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This story has been shared by one of the followers on our blog, Erica Williams. *****************************************************************

Frank Collins was 31 years old when he enlisted in the Durham Light Infantry (1st 5th Battalion Regiment No. 8119) in January 1916 and had only been in France since 6 October and serving in the field since 22 October when he was wounded in action on 9 November 1916 with shrapnel wounds to his left leg and thigh. He died of his wounds later that month on 29 November in hospital in Rouen, France.
His wife, Anne, received a telegraph on 27 November stating her husband was dangerously ill and that she might visit him at public expense. She confirmed this on 29 November stating that she would come with her brother, only to receive a telegraph the next day that he had died. He is buried at St Sever Cemetery, Rouen.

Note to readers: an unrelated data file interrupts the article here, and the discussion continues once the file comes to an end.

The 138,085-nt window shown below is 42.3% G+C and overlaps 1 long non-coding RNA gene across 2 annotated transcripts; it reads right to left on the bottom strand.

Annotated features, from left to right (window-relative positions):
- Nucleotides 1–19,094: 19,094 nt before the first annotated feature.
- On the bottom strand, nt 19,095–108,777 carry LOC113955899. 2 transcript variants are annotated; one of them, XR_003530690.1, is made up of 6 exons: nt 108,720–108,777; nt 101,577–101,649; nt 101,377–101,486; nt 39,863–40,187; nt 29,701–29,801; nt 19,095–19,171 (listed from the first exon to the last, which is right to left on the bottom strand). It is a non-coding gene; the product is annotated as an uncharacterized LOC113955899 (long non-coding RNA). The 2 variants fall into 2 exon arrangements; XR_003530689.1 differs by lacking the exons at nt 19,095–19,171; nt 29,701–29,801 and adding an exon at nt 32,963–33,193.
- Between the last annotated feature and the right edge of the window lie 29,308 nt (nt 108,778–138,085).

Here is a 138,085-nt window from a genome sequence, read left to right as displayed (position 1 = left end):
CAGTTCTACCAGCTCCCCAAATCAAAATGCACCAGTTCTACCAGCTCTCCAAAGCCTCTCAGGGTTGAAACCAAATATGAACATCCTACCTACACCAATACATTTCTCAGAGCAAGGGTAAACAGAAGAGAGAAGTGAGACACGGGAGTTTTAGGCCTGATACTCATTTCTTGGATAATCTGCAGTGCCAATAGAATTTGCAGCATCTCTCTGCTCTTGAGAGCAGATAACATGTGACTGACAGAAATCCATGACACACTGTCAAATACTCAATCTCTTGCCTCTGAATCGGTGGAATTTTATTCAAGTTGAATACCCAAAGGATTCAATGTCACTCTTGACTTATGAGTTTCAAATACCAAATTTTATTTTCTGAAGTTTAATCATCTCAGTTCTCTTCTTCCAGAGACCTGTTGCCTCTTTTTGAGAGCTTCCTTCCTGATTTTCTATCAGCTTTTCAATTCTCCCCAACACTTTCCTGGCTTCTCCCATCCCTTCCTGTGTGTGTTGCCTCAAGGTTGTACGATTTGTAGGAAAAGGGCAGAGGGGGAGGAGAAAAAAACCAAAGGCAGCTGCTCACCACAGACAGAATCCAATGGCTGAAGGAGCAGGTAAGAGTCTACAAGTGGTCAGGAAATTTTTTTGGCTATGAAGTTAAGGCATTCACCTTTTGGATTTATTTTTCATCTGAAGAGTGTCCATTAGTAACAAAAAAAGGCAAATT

Frank was born in Wednesfield in about 1885, the son of Joseph Collins and Sarah Tomlinson. Joseph Collins established one of Wednesfield’s significant trap making businesses at the Vulcan Works on Graiseley Lane. Between 1913 and 1922 after Joseph’s death, Frank’s mother, Sarah, was trading as Joseph Collins & Sons, 72 Graiseley Lane, Wednesfield. She had been left a wealthy widow and owned considerable property in Wednesfield. Frank’s brothers, Arthur Collins, Albert Collins and Bert Amos Collins later took over the management of  Joseph Collins & Sons. Eventually the business became part of W&G Sidebotham’s, the trapmakers that exists at the Black Country Museum today.

Joseph and Sarah’s grave and a memorial to Frank Collins still stand at Wednesfield Cemetery.